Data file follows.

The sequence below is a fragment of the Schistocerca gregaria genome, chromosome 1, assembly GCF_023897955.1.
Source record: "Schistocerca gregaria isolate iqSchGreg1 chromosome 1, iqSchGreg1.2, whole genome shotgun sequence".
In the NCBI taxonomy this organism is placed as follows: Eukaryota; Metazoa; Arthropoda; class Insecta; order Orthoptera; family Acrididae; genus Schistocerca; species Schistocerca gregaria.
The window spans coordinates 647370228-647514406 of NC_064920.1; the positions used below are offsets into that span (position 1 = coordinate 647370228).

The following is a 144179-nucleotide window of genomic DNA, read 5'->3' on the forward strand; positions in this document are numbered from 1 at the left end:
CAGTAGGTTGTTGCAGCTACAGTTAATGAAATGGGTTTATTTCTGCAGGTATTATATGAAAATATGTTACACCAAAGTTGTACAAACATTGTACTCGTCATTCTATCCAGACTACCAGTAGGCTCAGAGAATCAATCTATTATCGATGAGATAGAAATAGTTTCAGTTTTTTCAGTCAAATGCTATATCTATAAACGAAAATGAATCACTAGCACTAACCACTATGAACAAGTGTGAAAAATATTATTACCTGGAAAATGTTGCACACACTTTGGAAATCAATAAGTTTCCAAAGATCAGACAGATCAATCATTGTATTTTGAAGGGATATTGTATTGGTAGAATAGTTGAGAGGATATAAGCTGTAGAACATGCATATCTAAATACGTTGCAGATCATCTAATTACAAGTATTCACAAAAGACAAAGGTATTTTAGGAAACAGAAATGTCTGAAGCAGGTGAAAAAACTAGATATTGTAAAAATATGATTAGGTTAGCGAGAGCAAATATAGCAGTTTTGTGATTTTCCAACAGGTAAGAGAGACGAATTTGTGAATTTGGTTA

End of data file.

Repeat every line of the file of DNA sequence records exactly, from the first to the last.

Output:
The sequence below is a fragment of the Schistocerca gregaria genome, chromosome 1, assembly GCF_023897955.1.
Source record: "Schistocerca gregaria isolate iqSchGreg1 chromosome 1, iqSchGreg1.2, whole genome shotgun sequence".
In the NCBI taxonomy this organism is placed as follows: Eukaryota; Metazoa; Arthropoda; class Insecta; order Orthoptera; family Acrididae; genus Schistocerca; species Schistocerca gregaria.
The window spans coordinates 647370228-647514406 of NC_064920.1; the positions used below are offsets into that span (position 1 = coordinate 647370228).

The following is a 144179-nucleotide window of genomic DNA, read 5'->3' on the forward strand; positions in this document are numbered from 1 at the left end:
CAGTAGGTTGTTGCAGCTACAGTTAATGAAATGGGTTTATTTCTGCAGGTATTATATGAAAATATGTTACACCAAAGTTGTACAAACATTGTACTCGTCATTCTATCCAGACTACCAGTAGGCTCAGAGAATCAATCTATTATCGATGAGATAGAAATAGTTTCAGTTTTTTCAGTCAAATGCTATATCTATAAACGAAAATGAATCACTAGCACTAACCACTATGAACAAGTGTGAAAAATATTATTACCTGGAAAATGTTGCACACACTTTGGAAATCAATAAGTTTCCAAAGATCAGACAGATCAATCATTGTATTTTGAAGGGATATTGTATTGGTAGAATAGTTGAGAGGATATAAGCTGTAGAACATGCATATCTAAATACGTTGCAGATCATCTAATTACAAGTATTCACAAAAGACAAAGGTATTTTAGGAAACAGAAATGTCTGAAGCAGGTGAAAAAACTAGATATTGTAAAAATATGATTAGGTTAGCGAGAGCAAATATAGCAGTTTTGTGATTTTCCAACAGGTAAGAGAGACGAATTTGTGAATTTGGTTA